Yahoo agrees to pay $117 million in breach settlement

Yahoo has reached a $117.5 million settlement with nearly 200 million people whose email addresses were hacked and personal information was stolen from their Yahoo accounts, the Associated Press reported Wednesday.

According to the AP, the settlement provides for two years of free credit-monitoring services and other possible restitution valued at $117.5 million.

The revised settlement includes at least $55 million for out-of-pocket expenses, $24 million for two years of credit monitoring, up to $30 million for legal costs and up to $8.5 million for other costs, according to Reuters.

The proposed class-action settlement comes in response to the largest data breach in history, Reuters reported Tuesday. The settlement, which was made public Tuesday, still requires the approval of U.S. District Judge Lucy Koh in San Jose, California.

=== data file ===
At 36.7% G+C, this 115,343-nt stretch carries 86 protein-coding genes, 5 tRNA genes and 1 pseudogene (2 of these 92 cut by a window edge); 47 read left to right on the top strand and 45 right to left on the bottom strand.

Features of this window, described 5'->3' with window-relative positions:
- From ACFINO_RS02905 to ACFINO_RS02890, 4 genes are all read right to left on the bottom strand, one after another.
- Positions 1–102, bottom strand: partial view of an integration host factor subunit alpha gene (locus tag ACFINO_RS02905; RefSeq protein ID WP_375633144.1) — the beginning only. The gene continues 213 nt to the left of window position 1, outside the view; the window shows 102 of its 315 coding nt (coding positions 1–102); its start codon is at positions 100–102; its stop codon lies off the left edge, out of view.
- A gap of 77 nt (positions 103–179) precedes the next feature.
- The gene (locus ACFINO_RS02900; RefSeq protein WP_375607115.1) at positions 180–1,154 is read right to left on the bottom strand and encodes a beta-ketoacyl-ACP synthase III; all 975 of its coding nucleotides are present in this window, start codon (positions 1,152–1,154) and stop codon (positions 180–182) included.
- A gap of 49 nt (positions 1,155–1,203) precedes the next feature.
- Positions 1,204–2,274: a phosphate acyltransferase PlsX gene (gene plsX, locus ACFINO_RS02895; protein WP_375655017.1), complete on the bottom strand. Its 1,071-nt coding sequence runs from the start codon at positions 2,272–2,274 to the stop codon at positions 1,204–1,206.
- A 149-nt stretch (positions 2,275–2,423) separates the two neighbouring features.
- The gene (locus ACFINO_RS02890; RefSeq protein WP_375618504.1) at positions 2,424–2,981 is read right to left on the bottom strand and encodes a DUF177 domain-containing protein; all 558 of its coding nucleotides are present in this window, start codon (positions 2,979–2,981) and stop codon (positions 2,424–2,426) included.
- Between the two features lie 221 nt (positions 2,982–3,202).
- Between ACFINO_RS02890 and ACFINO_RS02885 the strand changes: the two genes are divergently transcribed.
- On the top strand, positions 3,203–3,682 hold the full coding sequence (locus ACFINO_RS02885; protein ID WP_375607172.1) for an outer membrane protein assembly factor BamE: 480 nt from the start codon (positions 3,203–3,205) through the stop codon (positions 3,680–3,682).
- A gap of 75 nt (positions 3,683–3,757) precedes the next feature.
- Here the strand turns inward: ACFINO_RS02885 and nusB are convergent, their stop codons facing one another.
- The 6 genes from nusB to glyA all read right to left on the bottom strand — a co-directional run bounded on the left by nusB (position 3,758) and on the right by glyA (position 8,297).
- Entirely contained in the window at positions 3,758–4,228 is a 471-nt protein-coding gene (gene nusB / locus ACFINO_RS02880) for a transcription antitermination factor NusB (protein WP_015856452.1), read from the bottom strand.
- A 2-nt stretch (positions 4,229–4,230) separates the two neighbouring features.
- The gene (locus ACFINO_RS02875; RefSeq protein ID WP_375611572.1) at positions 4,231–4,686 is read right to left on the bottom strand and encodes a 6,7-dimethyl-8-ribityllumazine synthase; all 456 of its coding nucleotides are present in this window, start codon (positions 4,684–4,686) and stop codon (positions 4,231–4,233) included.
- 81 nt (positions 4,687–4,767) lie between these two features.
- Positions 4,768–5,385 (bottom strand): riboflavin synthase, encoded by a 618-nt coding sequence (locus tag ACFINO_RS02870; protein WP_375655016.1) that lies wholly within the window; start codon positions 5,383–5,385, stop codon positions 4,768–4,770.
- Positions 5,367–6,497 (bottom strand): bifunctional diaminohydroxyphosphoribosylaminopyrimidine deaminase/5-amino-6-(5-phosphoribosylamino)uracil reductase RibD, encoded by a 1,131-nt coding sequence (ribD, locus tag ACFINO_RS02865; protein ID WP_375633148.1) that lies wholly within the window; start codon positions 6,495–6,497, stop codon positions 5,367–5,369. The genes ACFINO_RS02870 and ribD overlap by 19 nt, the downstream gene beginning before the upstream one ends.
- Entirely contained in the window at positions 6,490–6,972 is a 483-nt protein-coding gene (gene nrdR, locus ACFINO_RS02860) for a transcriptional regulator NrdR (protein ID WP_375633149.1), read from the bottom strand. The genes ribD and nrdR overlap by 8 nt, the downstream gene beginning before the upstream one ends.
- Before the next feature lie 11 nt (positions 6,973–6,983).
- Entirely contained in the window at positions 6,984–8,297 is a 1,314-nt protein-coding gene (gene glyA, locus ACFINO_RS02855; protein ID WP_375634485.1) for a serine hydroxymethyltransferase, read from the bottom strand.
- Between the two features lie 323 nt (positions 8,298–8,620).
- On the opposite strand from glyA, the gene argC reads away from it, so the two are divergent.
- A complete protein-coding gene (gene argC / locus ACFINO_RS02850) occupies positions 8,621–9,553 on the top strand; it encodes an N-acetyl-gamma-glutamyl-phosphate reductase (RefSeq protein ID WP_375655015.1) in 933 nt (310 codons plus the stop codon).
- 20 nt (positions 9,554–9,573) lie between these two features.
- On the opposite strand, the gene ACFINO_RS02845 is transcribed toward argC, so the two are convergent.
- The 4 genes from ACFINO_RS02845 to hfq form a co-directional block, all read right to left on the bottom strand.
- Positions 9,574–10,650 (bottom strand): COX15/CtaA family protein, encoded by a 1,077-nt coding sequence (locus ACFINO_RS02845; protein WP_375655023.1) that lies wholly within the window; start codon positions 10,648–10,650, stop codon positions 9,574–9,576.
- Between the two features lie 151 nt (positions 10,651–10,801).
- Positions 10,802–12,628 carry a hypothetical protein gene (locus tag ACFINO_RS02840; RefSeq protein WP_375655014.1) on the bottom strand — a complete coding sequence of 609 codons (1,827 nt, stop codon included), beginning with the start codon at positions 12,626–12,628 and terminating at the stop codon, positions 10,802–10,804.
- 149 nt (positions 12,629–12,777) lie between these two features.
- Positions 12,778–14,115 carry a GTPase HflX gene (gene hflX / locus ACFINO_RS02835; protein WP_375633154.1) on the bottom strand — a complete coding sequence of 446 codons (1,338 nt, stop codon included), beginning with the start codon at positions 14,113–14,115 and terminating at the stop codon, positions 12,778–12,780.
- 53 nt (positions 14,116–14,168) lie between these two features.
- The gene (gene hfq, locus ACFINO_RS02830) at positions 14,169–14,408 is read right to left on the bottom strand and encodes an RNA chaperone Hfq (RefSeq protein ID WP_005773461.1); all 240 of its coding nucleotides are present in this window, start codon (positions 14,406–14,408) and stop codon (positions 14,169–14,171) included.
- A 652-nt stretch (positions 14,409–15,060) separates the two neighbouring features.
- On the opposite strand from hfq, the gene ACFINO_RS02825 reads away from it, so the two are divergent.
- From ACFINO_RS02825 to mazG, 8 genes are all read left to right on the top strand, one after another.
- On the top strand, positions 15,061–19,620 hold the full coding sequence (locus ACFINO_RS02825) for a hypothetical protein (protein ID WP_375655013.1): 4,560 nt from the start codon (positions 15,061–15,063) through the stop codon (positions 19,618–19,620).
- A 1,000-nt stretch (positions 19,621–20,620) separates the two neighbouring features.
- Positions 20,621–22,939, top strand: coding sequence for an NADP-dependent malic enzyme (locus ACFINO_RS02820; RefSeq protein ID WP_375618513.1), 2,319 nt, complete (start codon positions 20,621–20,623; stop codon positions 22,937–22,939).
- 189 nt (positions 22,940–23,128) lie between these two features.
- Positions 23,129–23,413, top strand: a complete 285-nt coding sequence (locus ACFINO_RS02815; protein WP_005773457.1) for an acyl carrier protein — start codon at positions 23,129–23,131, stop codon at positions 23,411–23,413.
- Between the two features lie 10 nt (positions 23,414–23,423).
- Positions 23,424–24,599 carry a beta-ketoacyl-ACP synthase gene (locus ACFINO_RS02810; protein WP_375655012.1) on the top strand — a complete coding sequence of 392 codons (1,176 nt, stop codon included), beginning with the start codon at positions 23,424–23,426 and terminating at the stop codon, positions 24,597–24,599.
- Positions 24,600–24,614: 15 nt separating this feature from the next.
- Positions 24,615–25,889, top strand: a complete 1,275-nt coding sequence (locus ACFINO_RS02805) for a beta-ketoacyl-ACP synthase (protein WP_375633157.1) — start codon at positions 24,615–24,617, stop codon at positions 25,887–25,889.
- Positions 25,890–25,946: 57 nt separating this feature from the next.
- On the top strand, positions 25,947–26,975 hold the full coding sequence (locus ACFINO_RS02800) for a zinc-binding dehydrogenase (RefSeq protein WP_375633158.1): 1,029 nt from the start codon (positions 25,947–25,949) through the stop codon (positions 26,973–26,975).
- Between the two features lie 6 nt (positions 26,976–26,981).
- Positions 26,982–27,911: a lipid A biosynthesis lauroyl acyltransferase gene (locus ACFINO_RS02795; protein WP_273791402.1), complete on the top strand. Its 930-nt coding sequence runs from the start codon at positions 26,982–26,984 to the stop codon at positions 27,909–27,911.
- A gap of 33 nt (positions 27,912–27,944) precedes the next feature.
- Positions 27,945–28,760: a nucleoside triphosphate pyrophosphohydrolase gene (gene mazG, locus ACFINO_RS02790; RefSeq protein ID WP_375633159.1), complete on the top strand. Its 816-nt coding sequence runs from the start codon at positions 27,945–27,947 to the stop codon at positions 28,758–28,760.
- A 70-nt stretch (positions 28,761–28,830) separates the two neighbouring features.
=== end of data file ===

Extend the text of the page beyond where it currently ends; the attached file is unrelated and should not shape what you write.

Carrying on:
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The previous deal offered to pay $50 million, but Koh questioned those initial calculations, according to AP.

The new figure is based on a more detailed breakdown of the effects of the security breach.

Yahoo’s current owner, Verizon, and Altaba will pay for the deal, the AP reported.

The case stems from what has been recognized as the largest data breach ever, in which 3 billion Yahoo accounts representing about 200 million people were compromised by hackers between 2013 and 2016.

The breach, which was not disclosed until 2016, involved the names, emails, addresses, dates of birth and phone numbers of affected users.